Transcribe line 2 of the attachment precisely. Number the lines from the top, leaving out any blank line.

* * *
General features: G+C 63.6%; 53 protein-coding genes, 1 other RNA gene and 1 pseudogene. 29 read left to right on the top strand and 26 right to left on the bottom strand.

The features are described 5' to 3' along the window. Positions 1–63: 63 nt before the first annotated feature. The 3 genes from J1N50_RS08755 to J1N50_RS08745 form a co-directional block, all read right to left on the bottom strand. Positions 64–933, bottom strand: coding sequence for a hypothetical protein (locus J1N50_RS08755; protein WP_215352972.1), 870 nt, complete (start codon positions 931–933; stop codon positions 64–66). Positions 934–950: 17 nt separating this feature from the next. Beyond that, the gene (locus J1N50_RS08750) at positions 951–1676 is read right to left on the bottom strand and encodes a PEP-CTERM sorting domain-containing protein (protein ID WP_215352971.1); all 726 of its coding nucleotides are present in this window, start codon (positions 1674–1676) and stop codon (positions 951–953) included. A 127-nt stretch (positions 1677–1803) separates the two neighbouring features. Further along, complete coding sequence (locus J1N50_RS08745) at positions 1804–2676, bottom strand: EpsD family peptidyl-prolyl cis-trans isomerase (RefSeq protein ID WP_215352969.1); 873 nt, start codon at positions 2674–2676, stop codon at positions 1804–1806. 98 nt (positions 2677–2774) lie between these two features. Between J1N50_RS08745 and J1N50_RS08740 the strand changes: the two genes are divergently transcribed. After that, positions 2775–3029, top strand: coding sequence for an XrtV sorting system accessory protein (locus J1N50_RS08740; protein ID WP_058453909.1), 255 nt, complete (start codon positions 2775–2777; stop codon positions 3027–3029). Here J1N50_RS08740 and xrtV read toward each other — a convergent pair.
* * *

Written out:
The features are described 5' to 3' along the window. Positions 1–63: 63 nt before the first annotated feature. The 3 genes from J1N50_RS08755 to J1N50_RS08745 form a co-directional block, all read right to left on the bottom strand. Positions 64–933, bottom strand: coding sequence for a hypothetical protein (locus J1N50_RS08755; protein WP_215352972.1), 870 nt, complete (start codon positions 931–933; stop codon positions 64–66). Positions 934–950: 17 nt separating this feature from the next. Beyond that, the gene (locus J1N50_RS08750) at positions 951–1676 is read right to left on the bottom strand and encodes a PEP-CTERM sorting domain-containing protein (protein ID WP_215352971.1); all 726 of its coding nucleotides are present in this window, start codon (positions 1674–1676) and stop codon (positions 951–953) included. A 127-nt stretch (positions 1677–1803) separates the two neighbouring features. Further along, complete coding sequence (locus J1N50_RS08745) at positions 1804–2676, bottom strand: EpsD family peptidyl-prolyl cis-trans isomerase (RefSeq protein ID WP_215352969.1); 873 nt, start codon at positions 2674–2676, stop codon at positions 1804–1806. 98 nt (positions 2677–2774) lie between these two features. Between J1N50_RS08745 and J1N50_RS08740 the strand changes: the two genes are divergently transcribed. After that, positions 2775–3029, top strand: coding sequence for an XrtV sorting system accessory protein (locus J1N50_RS08740; protein ID WP_058453909.1), 255 nt, complete (start codon positions 2775–2777; stop codon positions 3027–3029). Here J1N50_RS08740 and xrtV read toward each other — a convergent pair.